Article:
Nicholson Baker

Professor of Poetry and Writing at The European Graduate School / EGS.

Nicholson Baker

Biography

Nicholson Baker (b. 1957) is a celebrated writer of fiction and non-fiction, and a professor of poetry and writing at The European Graduate School / EGS. Born in New York City, he lives in South Berwick, Maine, with his family. Baker studied at the renown The School Without Walls in Rochester, New York from 1970 to 1975. In 1975, he briefly studied at the Eastman School of Music before attending Haverford College in Pennsylvania, where he received a BA in Philosophy. As a novelist, Baker’s work focuses on the thoughts of characters during otherwise inconsequential moments. His novels generally de-emphasize narrative and rather evolve through careful description and characterization.

Perhaps inspired by his great-grandfather, the Pulitzer Prize winning journalist Ray Stannard Baker (1870-1946), Nicholson Baker is also an activist for the protection and archiving of newspapers. His campaign arose after he discovered that many major libraries destroy the paper originals once a microfilm copy has been made. Baker received the San Francisco–based James Madison Freedom of Information Award in recognition of these efforts in 1997. Two years later, he established a non-profit corporation, the American Newspaper Repository, to rescue old newspapers from destruction by libraries. These discoveries prompted Baker to write Double Fold: Libraries and the Assault on Paper, a book that received a great deal of media attention and for which he also received a National Book Critics Circle Award in 2001.

Nicholson Baker’s first work, Mezzanine (1988), takes place through the memories of an office worker as he ascends an escalator. It abounds in long footnotes and has created the genre for which Baker is best known. His next novel, Room Temperature, follows the same path, though this time it takes place during a few minutes at the narrator’s home while he is feeding his baby daughter. Through the thoughts of the narrator, Mike, Baker expresses an approach—perhaps his own—to writing: “…with a little concentration, one’s whole life could be reconstructed from any single twenty-minute period randomly or almost randomly selected.” The continuation of this novel can be read in A Box of Matches (2003) through a middle-aged narrator who has a family; in a similar way, the book mines the narrator’s “store-house” of reflections and memories.

His novel Vox (1992) revolves around a phone sex conversation through which Baker explores two, single young characters’ accumulated thoughts and memories in relation to sex on a pay-per-minute chat line. The novel was Nicholson Baker’s firstNew York Times bestseller, and, anecdotally, briefly became a media sensation when it was revealed that Monica Lewinsky had given a copy of the book to President Bill Clinton.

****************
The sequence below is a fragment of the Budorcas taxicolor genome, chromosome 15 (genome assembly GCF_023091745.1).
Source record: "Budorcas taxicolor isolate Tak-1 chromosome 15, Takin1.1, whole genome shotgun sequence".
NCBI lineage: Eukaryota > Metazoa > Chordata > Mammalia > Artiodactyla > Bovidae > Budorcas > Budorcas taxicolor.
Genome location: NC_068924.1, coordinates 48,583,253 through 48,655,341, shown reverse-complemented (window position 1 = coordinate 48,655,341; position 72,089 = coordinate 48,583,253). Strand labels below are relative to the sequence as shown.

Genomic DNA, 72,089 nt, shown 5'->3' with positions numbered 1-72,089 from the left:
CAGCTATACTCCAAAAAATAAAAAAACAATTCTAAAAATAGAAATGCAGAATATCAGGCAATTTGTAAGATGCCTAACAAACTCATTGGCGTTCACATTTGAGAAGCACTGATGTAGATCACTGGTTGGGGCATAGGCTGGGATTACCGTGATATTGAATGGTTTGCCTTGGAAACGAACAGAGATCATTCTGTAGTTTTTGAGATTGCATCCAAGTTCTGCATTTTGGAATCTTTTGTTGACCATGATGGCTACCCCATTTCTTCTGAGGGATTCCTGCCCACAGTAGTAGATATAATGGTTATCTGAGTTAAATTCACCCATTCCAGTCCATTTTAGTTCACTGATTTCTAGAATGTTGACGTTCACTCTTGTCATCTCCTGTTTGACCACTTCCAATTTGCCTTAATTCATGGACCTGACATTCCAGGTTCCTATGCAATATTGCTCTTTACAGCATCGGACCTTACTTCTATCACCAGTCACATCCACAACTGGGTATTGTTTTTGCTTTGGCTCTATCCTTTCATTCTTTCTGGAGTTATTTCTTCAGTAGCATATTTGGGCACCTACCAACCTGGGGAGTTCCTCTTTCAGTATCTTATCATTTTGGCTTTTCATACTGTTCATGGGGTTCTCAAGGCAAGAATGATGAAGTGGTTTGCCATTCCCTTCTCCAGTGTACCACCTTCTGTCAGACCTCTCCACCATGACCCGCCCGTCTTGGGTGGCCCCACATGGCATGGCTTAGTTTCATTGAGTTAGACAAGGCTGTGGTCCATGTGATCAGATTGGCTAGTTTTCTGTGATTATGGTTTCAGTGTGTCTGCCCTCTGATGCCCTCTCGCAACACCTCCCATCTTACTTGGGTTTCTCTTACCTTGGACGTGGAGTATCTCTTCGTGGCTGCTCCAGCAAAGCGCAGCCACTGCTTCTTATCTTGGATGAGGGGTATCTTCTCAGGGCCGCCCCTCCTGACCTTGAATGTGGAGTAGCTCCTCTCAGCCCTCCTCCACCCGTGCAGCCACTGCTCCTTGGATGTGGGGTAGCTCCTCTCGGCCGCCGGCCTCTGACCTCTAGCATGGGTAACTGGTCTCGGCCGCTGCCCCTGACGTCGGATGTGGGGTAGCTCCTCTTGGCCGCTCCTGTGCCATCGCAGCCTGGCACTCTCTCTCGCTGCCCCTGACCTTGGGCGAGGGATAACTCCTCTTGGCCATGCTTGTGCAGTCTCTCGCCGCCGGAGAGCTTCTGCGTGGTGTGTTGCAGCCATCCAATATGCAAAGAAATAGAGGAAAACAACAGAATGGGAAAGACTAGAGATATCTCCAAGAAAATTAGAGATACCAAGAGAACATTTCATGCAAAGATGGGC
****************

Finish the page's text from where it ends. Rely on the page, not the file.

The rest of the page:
In one of his first non-fiction works, U and I: A True Story (1991), Nicholson Baker composes a study of how a reader engages with an author’s work, partly written as an appreciation of John Updike and partly as an act of self-exploration. In this non-traditional literary analysis, Baker has decided not to read, or re-read, anymore of John Updike, thus all of the “quotes” by Updike are written from Baker’s memory alone.

Nicholson Baker’s more recent works focus on particular political and historical issues. His novel Checkpoint (2004) is a dialogue between two old high school friends and their plans to assassinate former President George W. Bush. Human Smoke: The Beginnings of World War II, the End of Civilization (2008) offers a revised history of the beginnings of World War II. It questions the prevailing belief that the Allies wanted to avoid the war, but could not due to the provocation of Hitler’s actions. Baker uses original documents to suggest that the leaders of the USA and the UK had actually provoked Germany, and Japan, to enter into the war. In the epilogue to the book, he provocatively suggests that the pacifists (often vilified by WWII historians) might have failed, “but they were right.”

Nicholson Baker is the author of numerous novels, including: Traveling Sprinkler (Blue Rider Press, 2013), House of Holes: A Book of Raunch (Simon & Schuster, 2011), The Anthologist: A Novel (Simon & Schuster, 2009), Checkpoint (Alfred A. Knopf, 2004), Vintage Baker (Vintage Books, 2004), A Box of Matches (Random House, 2003), The Fermata (Random House, 1994), The Everlasting Story of Nory (Random House, 1998), Room Temperature (Grove Weidenfeld, 1990), The Mezzanine (Weidenfeld & Nicolson, 1988), and Vox (Random House, 1992). As well, he has published numerous non-fiction works, including: The Way the World Works: Essays (Simon & Schuster, 2012), Human Smoke: The Beginnings of World War II, the End of Civilization (Simon & Schuster, 2008), The World on Sunday: Graphic Art in J. Pulitzer’s newspaper 1898-1911 (Bulfinch, 2006), Double Fold: Libraries and the Assault on Paper (Random House, 2001), U and I: A True Story (Random House, 1991) and The Size of Thoughts(Random House, 1996).

Works

Books

Traveling Sprinkler, Baker, Nicholson. Traveling Sprinkler. Blue Rider Press, 2013. ISBN: 0399160965

The Way the World Works: Essays, Baker, Nicholson. The Way the World Works: Essays. Simon & Schuster, 2012. ISBN: 1416572473

House of Holes: A Book of Raunch, Baker, Nicholson. House of Holes: A Book of Raunch. Simon & Schuster, 2011. ISBN: 143918951X

The Anthologist: A Novel, Baker, Nicholson. The Anthologist: A Novel. Simon & Schuster, 2009. ISBN: 1416572449